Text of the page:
VENICE (Reuters) – After the media was denied access to migrants desperately trying to cross the Polish-Belarus border, director Agnieszka Holland decided to step in and make a wrenching movie about their plight.
“Green Border”, which premieres at the Venice Film Festival on Tuesday, tells the story of refugees, charity workers, activists and border guards, whose lives intersect in the cold, swampy forests between the two east European countries.
Migrants started flocking to the border in 2021, after Belarus, a close Russian ally, opened travel agencies in the Middle East offering a new unofficial route into Europe – a move the European Union said was designed to create a crisis.
Poland refused to let them cross, leaving hundreds stranded in a freezing no-man’s land, and temporarily imposed an exclusion zone, forbidding reporters and human rights groups from approaching the area to see what was going on.
“It was impossible for the documentary makers and the journalists to go there, but we can re-create and do something that I know how to do, make a fictional film about events which are going on right now,” Holland said.
“We had to try to capture it in all (its) possible complexity and give justice and a voice to those who have been silenced and are voiceless,” she added.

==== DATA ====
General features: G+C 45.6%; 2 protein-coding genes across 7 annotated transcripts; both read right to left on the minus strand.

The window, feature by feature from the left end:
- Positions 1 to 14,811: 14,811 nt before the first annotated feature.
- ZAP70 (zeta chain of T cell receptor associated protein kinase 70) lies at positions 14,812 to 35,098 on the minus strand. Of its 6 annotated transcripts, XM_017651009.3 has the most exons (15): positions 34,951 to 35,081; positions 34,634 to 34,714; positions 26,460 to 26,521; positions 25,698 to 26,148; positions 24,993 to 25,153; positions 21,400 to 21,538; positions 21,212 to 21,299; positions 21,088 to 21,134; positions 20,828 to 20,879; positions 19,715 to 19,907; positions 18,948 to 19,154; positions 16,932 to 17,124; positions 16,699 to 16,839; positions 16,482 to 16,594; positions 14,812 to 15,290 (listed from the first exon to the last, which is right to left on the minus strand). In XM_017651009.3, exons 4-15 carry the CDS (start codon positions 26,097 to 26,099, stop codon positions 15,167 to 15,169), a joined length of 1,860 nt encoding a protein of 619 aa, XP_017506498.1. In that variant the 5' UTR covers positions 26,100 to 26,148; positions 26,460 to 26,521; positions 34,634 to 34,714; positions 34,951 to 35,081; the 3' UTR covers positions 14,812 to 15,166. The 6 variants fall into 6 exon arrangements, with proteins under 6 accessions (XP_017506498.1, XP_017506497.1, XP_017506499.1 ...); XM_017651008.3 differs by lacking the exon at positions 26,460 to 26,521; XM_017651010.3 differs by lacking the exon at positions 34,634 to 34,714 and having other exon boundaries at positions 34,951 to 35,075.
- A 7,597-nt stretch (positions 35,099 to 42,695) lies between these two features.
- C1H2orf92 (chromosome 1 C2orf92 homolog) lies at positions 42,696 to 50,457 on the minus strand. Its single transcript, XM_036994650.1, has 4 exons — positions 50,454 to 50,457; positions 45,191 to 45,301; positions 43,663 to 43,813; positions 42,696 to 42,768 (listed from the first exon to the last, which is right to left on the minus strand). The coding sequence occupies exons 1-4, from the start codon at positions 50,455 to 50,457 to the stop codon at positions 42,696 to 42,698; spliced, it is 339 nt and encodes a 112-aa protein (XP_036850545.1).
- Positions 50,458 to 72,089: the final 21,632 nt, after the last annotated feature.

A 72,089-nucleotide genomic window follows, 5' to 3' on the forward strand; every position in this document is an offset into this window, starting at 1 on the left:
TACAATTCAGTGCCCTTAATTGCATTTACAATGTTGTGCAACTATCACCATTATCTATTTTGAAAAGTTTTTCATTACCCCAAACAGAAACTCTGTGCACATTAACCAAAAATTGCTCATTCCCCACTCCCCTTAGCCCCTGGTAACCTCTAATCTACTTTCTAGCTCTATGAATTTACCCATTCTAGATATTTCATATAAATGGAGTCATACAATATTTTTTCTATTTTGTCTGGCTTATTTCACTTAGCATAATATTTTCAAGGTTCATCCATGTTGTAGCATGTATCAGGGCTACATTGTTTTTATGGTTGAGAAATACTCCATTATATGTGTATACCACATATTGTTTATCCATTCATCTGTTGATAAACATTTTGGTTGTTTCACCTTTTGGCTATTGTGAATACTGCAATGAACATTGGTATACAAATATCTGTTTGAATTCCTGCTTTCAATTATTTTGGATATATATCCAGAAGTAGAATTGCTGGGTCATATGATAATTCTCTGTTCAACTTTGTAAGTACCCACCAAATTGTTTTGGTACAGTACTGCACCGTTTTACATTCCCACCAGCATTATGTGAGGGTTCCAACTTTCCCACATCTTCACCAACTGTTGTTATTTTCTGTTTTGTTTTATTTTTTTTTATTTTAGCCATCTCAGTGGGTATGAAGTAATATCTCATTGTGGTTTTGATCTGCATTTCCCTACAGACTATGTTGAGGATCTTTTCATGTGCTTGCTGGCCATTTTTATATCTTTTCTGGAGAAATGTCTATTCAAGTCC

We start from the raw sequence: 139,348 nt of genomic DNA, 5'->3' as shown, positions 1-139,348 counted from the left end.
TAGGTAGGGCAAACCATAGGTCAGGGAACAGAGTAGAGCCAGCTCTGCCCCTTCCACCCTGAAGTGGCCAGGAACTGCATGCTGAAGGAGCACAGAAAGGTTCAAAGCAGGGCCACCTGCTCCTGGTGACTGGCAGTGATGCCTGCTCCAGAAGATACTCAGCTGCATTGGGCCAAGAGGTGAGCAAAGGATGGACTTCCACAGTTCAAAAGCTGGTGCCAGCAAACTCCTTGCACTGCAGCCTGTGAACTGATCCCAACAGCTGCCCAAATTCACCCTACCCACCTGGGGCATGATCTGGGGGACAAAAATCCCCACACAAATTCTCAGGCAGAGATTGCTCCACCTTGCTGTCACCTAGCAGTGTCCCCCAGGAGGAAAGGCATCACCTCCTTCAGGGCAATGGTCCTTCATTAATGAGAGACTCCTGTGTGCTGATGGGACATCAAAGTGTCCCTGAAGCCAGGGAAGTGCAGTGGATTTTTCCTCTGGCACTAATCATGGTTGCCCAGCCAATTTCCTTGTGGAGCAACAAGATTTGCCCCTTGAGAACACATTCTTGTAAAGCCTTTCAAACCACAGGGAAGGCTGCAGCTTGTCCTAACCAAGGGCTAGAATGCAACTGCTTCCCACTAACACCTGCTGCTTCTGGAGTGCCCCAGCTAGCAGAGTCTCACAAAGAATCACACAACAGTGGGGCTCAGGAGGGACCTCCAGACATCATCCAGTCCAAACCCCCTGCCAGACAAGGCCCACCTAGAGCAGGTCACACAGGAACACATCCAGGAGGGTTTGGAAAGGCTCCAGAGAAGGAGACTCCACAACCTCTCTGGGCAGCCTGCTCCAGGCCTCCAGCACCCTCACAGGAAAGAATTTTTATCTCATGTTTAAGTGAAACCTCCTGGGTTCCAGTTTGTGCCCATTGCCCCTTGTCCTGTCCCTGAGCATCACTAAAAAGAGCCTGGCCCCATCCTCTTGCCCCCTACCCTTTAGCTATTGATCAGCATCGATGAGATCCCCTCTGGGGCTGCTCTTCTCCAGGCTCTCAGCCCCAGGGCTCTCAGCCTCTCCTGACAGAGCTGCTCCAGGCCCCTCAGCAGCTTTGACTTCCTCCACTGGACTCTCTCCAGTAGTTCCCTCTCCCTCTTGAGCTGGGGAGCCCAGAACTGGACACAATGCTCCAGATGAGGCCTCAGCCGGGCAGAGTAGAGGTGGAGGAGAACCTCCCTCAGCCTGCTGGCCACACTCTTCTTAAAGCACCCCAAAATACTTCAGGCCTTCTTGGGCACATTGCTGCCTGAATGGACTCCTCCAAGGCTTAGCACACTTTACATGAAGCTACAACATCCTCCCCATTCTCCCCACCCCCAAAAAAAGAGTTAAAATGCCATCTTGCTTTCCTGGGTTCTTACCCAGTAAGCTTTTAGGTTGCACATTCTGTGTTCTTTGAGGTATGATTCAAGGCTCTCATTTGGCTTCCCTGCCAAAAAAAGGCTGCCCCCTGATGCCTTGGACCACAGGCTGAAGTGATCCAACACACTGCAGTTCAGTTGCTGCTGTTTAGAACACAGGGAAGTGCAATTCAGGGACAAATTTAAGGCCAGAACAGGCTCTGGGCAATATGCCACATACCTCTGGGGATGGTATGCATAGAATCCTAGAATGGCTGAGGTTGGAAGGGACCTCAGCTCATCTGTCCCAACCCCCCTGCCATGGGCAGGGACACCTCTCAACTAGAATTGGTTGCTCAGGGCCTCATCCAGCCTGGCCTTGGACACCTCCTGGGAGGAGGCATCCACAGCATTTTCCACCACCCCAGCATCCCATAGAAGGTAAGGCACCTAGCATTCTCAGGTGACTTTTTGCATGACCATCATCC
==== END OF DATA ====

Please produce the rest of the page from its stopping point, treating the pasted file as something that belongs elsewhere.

Her black-and-white film shows a family from Syria and a woman from Afghanistan thrown back and forward across the border by brutal guards indifferent to their suffering, as activists struggle to try to bring them to safety.
Holland, who during a decades-long career has made films about the Nazi Holocaust and Communist tyranny, said the pushback called into doubt the European Union’s core values.
“If we go further on this road … the European Union, Europe, the continent of freedom, democracy (and) human rights will disappear. It will change into some kind of a fortress,” she said.
“Green Border” is highly critical of Poland’s rejection of migrants from the Middle East and Africa, contrasting it to the way the country welcomed in more than a million refugees fleeing the Russian invasion of neighbouring Ukraine in February 2022.
But the lead actress, Maja Ostaszewska, who herself went to the forests in 2021 to help the migrants, said the film was not making a political statement.